The aborted revolution has ended in a counter-revolution. In Peru, the Colonels Llosa and Odria have harvested the fruits of the revolutionary make-believe of the APRA. A military counter-revolution, totalitarian in character, has triumphed under the fascist slogans of “order, work and progress.” The links between the Peruvian militarists and Argentine’s Peron are pretty evident. The Peruvian proletariat led by the APRA and the CTP (Peruvian Federation of Labor) has been defeated and delivered up to the soldiery, thanks to the “heroism” in words of the petty-bourgeois revolutionaries. The Peruvian Stalinists have much cause for their cursed joy. According to the statements of Colonel Llosa (leader of the first attempt at counter-revolution), the Stalinist chief, Rabines, supported the totalitarian coup. Peru has sunken into the night of terror and totalitarian reaction.


In neighboring Bolivia, the totalitarian forces are conspiring against the constitutional regime of Dr. Herzog. The initiative is being taken by the MNR, which was overthrown and defeated in 1946. The MNR enjoys the support and financial aid of Peron. After several thwarted attempts to overthrow the government, the Bolivian Nazis have arrived at an agreement with the Stalinist party, the PIR (Party of the Revolutionary Left). The Nazis control the factory and mining unions, the Stalinists the railroad unions. At the instigation of the two totalitarian parties, these unions signed an agreement to organize a general strike whose formal aim was to be the enactment of a workers retirement law, and a family aid law.

The retirement law is an old demand of the Bolivian working class, which is terribly impoverished and enslaved by the large enterprises. But the Nazis and Stalinists abuse the demands of the workers, transforming them into a reactionary political weapon for their own purposes. The government resorted to a state of siege against the revolutionary plan, and to military mobilization against the railroad workers’ strike. The Nazi leaders have been deported to the fever-ridden, unhealthy regions of Beni. The state of siege permitted the government to do the same with members of the Stalinist parliamentary group.

It is certain that the Stalinist deputies sensed the danger involved to themselves, because they retreated. The railroad union has come to an agreement with the government and called off the general strike. The government, in turn, has revoked the military measures on the railroads, and sent a draft of a retirement law to the Bolivian parliament. The totalitarian offensive based on the workers’ organizations controlled by the Nazis and Stalinists was forced to retreat. But the danger remains latent, in view of the fact that these two forces control a majority of the organized working class. The remedy lies in liberating the Bolivian workers from the Nazi-Stalinist influence, encouraging a union movement free of totalitarian influences, and developing a true revolutionary Socialist part.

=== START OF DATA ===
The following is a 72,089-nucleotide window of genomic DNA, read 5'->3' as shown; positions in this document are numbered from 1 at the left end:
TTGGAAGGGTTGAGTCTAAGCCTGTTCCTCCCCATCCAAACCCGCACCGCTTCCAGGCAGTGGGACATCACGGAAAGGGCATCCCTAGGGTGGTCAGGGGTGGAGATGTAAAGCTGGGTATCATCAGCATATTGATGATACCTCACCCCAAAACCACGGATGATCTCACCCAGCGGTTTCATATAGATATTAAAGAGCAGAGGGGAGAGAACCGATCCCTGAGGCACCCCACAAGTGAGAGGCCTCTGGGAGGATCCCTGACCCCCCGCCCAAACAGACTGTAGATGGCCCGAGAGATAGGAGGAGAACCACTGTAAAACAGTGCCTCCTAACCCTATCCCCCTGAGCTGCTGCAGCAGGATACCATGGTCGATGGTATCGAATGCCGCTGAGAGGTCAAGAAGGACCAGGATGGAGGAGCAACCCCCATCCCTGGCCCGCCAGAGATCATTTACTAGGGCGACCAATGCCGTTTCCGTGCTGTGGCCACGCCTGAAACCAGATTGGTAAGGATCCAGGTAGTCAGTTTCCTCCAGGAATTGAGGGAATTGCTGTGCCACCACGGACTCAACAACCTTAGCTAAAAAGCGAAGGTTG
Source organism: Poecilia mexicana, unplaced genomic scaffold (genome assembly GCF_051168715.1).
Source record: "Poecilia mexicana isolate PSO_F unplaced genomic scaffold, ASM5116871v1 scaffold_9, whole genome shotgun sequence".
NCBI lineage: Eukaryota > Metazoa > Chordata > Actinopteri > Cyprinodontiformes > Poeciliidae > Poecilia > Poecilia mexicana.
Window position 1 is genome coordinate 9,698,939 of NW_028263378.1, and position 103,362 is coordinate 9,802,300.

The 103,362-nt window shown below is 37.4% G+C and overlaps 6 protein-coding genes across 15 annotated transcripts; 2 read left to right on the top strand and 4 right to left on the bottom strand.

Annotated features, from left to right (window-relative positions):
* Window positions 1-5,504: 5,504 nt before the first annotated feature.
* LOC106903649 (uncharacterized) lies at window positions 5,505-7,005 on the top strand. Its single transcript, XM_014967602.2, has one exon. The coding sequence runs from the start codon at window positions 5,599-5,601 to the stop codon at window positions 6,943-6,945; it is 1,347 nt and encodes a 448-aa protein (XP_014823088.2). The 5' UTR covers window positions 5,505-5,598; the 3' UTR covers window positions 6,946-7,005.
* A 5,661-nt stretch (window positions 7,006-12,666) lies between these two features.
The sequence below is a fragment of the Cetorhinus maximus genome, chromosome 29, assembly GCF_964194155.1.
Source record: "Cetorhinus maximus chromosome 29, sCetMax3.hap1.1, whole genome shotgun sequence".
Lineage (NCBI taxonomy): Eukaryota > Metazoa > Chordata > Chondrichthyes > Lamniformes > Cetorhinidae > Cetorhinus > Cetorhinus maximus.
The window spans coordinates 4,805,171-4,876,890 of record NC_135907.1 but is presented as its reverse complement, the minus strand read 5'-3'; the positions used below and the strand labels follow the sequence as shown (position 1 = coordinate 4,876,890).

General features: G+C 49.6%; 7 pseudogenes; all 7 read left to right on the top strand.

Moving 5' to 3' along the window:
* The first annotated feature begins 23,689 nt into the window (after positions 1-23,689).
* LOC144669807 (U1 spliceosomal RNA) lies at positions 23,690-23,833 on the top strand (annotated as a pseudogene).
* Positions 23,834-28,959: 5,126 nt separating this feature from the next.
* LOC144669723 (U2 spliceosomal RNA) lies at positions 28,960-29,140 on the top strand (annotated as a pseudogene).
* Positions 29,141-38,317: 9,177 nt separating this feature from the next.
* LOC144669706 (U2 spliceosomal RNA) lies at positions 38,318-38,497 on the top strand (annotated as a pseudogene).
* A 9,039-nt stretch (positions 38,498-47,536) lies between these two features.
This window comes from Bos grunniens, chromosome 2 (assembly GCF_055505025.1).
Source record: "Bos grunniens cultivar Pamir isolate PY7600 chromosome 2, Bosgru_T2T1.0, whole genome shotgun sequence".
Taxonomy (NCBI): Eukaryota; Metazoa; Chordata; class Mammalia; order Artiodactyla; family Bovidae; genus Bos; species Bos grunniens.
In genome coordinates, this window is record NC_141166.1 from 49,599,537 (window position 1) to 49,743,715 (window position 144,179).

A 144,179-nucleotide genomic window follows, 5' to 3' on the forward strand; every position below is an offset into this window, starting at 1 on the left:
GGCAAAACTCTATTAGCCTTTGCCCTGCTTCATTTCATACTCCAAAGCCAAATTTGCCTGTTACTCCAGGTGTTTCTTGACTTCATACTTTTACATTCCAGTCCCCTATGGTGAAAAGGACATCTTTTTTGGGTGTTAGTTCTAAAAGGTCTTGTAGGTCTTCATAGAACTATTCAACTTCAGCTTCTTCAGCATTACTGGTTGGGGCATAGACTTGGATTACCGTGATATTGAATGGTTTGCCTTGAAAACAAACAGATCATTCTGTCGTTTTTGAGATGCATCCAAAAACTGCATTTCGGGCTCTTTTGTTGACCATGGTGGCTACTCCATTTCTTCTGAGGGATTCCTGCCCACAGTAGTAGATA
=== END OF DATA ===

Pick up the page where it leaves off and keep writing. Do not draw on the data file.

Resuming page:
The totalitarian offensive creates the danger of a rightist dictatorship of the big mining interests, or of a military-bonapartist dictatorship. There are signs that the present regime, based on an equilibrium of social forces, no longer satisfies the capitalist right, which demands a “strong government.”


In Chile, the Stalinists are constantly preparing to bring off a coup against the regime of their candidate and ex-ally, President Videla. But lacking a Nazi ally rooted in the masses, they have least chance of success in this country. In Paraguay, a “revolutionary” movement with Peronist ties has taken power.


We are confronted by a chain of reactionary movements, totalitarian in character, whose focal point is Argentinian Peronism. Over and beyond the general causes which we have already partially analyzed, the main aim of this movement is to form a Peronist bloc in South America against “Yankee Imperialism.” The Stalinist Fifth Column plays along with this tendency, and in view of its own impotence supports the totalitarian Peronist movement. This is especially evident in the declarations of Colonel Llosa on the support given by the Stalinist leader, Rabines, and in the PIR-MNR agreement in Bolivia, as well as Stalinist benevolence toward Peron. The growth of native totalitarianism is due in large part to the failures of the APRA, its political defeats, and the arrogant, stupid intervention of the American Embassies and the FBI. After the Braden affair in Buenos Aires, of Yankee impotence in Bogota, come the latest intervention in Lima and Bolivia, which is as stupid as it is disastrous.


Revolutionary working class socialism in South America combatting Peronism and Stalinism, must oppose the arrogance and domination of Yankee Imperialism, forming a third front of authentic national and social emancipation in Latin America.